Differentiating intracellular from extracellular enzyme activity is important in soil enzymology, but not easy. Here, we report on an adjusted sonication method for the separation of intracellular from extracellular phosphatase activity in soil. Under optimal sonication conditions [soil:water ratio = 1/8 (w/v) and power density = 15 watt ml(-1)], the activity of alkaline phosphomonoesterase (phosphatase) in a Haplic Cambisol soil increased with sonication time in two distinct steps. A first plateau of enzyme activity was reached between 60 and 100 s, and a second higher plateau after 300 s. We also found that sonication for 100 s under optimal conditions activated most (about 80%) of the alkaline phosphatase that was added to an autoclaved soil, while total bacteria number was not affected. Sonication for 300 s reduced the total bacteria number by three orders of magnitude but had no further effects on enzyme activity. Our results indicate that the first plateau of alkaline phosphatase activity was derived from extracellular enzymes attached to soil particles, and the second plateau to the combination of extracellular and intracellular enzymes after cell lysis. We conclude that our adjusted sonication method may be an alternative to the currently used physiological and chloroform-fumigation methods for differentiating intracellular from extracellular phosphatase activity in soil. Further testing is needed to find out whether this holds for other soil types.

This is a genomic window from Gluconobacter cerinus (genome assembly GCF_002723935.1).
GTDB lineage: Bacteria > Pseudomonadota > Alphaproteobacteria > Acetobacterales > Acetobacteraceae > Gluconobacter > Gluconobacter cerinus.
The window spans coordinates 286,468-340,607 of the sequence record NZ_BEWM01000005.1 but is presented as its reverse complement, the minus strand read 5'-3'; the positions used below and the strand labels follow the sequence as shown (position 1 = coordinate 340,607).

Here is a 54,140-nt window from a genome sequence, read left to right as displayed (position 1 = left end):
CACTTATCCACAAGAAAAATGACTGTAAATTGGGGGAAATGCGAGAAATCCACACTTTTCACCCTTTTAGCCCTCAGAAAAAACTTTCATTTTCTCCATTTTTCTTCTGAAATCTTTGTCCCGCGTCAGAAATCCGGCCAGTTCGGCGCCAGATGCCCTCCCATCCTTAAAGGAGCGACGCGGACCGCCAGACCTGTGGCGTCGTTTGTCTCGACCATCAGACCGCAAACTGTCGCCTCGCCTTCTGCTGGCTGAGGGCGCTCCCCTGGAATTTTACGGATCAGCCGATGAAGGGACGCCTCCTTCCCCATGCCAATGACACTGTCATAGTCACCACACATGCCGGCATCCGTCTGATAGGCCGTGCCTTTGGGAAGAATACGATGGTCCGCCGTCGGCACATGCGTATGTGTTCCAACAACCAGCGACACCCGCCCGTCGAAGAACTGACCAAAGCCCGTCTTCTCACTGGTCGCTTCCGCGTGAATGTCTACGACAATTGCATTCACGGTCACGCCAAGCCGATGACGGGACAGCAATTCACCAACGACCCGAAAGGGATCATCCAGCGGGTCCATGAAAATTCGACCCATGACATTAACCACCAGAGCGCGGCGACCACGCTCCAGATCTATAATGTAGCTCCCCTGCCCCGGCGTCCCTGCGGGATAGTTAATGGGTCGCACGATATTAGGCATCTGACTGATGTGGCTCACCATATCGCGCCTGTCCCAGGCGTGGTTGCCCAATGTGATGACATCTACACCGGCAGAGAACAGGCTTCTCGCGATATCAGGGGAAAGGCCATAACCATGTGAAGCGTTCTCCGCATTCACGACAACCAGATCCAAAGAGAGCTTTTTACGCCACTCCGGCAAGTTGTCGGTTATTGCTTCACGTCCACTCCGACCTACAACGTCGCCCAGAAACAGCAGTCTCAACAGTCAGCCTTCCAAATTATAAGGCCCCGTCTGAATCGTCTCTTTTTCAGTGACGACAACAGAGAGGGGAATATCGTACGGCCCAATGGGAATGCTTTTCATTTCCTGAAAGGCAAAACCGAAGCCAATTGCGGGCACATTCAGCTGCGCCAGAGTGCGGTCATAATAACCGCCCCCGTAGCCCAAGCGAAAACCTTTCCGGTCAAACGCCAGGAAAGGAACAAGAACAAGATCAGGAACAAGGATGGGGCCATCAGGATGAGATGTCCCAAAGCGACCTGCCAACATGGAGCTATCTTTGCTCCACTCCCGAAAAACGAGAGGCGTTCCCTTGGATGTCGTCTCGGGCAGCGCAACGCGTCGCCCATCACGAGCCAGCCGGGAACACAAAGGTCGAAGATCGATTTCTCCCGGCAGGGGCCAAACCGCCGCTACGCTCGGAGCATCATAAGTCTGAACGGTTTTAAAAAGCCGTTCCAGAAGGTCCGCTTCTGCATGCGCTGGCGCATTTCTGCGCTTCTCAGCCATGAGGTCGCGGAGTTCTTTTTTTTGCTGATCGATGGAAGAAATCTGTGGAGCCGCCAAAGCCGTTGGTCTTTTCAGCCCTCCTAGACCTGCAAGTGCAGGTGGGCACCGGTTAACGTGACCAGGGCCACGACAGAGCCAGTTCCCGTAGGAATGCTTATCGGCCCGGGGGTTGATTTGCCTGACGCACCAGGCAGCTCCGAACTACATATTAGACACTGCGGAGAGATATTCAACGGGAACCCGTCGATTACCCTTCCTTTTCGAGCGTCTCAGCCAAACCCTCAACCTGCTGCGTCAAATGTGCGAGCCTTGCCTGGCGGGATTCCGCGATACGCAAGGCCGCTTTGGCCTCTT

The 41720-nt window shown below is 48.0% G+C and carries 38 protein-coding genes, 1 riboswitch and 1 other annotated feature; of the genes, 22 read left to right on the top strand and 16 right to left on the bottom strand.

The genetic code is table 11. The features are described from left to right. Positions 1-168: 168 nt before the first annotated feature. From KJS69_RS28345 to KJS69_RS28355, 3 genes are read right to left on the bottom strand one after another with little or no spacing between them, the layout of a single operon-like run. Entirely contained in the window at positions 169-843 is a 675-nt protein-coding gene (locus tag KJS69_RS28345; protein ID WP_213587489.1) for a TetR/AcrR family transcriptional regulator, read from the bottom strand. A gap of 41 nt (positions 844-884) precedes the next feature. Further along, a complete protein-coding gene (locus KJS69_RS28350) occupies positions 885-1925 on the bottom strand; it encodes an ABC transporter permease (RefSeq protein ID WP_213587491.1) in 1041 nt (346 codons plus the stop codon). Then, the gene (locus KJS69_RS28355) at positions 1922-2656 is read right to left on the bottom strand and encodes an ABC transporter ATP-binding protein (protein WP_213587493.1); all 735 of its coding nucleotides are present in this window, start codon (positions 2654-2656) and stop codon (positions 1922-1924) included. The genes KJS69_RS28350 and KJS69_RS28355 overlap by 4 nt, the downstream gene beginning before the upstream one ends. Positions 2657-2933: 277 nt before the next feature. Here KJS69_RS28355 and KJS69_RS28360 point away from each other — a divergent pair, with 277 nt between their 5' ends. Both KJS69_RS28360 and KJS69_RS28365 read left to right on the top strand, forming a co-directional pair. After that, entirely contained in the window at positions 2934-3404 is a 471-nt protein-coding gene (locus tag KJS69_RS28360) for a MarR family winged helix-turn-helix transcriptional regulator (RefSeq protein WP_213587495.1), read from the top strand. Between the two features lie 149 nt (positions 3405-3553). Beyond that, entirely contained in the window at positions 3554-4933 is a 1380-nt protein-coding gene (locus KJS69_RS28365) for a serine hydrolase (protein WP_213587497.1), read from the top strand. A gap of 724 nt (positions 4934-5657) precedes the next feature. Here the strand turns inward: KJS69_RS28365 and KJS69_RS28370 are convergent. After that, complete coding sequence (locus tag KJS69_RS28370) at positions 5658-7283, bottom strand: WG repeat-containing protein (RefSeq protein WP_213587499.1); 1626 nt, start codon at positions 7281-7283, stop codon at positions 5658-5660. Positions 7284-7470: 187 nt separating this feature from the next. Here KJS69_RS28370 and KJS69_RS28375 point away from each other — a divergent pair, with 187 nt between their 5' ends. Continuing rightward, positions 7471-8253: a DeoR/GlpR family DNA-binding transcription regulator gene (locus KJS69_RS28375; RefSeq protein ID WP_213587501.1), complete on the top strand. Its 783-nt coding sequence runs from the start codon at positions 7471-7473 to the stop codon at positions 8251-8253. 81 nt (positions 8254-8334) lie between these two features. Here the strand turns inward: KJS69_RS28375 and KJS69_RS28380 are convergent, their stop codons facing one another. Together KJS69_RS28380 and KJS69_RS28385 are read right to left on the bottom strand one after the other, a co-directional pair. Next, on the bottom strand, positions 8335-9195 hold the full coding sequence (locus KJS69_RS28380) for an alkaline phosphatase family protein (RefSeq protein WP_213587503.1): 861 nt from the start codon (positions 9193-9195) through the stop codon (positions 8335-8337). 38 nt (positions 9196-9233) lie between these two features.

- chloroform fumigation